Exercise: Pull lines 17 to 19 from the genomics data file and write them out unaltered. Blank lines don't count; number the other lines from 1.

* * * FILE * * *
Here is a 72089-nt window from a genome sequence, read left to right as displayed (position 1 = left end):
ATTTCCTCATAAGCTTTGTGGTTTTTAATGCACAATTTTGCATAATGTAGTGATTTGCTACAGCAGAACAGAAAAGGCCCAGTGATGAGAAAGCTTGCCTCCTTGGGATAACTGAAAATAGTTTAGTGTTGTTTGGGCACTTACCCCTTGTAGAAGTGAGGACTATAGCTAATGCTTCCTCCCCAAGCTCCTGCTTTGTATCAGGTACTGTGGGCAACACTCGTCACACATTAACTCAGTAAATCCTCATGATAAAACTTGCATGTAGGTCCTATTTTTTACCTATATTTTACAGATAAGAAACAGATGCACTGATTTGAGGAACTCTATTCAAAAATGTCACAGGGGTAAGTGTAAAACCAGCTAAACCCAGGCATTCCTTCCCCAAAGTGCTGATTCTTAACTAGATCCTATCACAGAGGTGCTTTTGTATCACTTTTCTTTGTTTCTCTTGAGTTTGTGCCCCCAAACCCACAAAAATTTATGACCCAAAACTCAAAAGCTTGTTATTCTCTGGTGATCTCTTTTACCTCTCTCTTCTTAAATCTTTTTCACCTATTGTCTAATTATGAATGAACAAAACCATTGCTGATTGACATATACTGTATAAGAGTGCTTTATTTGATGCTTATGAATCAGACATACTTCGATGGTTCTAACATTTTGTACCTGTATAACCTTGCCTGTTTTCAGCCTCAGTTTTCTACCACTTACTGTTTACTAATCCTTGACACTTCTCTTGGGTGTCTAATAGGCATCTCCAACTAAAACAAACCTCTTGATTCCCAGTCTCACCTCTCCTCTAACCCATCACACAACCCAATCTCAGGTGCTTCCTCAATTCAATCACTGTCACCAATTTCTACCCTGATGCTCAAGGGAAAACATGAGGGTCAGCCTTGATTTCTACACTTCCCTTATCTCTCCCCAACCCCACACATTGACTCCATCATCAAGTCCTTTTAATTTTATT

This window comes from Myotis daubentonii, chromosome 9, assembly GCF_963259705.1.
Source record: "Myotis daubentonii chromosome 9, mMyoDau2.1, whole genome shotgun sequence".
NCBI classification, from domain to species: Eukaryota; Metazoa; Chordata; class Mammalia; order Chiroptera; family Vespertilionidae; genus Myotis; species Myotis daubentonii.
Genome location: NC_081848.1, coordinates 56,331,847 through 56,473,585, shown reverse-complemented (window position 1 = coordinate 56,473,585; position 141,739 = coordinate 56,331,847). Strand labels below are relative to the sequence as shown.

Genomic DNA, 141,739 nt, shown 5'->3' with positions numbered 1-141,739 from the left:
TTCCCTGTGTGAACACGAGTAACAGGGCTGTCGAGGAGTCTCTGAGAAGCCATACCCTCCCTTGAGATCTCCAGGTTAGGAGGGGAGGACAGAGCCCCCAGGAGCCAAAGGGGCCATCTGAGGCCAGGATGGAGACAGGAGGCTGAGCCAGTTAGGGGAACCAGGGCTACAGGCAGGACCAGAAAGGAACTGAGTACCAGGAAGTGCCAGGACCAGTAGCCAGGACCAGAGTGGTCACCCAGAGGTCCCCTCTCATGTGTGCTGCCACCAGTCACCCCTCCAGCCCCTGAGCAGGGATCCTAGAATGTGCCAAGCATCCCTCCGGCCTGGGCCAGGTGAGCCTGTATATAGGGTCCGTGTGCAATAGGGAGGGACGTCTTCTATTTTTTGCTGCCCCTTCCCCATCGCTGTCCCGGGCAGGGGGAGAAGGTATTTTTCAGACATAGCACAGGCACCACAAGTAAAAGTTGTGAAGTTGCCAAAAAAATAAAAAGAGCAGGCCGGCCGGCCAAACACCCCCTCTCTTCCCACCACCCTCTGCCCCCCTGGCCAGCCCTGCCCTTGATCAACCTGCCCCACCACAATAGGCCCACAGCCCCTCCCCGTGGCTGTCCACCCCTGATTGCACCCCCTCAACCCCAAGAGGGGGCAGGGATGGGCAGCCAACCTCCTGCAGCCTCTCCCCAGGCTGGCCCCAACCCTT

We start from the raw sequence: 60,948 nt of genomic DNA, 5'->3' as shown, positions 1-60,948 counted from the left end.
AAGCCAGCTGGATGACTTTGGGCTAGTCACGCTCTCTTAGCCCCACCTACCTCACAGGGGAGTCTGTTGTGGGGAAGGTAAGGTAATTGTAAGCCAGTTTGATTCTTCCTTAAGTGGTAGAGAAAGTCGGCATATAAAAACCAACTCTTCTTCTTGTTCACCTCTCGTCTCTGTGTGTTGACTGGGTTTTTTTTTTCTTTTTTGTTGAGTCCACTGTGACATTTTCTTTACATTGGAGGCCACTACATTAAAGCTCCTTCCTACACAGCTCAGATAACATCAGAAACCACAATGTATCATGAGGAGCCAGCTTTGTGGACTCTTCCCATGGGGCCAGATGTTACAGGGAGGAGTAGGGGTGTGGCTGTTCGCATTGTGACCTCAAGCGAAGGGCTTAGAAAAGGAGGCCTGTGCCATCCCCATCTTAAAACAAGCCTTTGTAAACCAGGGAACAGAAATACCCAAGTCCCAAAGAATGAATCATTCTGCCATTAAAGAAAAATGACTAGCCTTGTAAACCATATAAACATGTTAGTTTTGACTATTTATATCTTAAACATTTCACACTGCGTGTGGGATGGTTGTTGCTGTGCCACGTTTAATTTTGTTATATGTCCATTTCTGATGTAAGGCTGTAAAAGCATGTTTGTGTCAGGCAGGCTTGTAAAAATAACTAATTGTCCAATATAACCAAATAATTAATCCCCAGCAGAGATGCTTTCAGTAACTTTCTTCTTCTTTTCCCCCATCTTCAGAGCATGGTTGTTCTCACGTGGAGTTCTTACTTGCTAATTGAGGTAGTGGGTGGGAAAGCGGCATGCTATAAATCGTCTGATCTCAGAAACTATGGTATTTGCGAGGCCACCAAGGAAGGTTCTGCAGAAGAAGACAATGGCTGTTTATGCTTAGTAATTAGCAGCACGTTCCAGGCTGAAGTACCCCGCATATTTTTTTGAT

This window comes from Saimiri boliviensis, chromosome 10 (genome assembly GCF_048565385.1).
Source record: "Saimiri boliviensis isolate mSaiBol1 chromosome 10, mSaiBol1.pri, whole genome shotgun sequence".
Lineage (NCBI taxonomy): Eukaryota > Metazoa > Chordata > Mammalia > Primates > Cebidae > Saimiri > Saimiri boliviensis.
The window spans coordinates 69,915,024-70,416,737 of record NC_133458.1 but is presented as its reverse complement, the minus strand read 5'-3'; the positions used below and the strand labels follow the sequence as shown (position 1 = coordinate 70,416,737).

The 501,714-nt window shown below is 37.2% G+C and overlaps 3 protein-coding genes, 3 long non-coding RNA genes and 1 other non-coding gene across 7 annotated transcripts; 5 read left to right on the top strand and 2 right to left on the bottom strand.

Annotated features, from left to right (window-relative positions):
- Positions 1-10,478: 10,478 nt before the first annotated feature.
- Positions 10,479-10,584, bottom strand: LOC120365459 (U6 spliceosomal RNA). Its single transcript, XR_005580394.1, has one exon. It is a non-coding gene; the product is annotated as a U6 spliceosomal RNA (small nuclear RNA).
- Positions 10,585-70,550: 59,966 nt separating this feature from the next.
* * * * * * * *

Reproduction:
- Positions 1-10,478: 10,478 nt before the first annotated feature.
- Positions 10,479-10,584, bottom strand: LOC120365459 (U6 spliceosomal RNA). Its single transcript, XR_005580394.1, has one exon. It is a non-coding gene; the product is annotated as a U6 spliceosomal RNA (small nuclear RNA).
- Positions 10,585-70,550: 59,966 nt separating this feature from the next.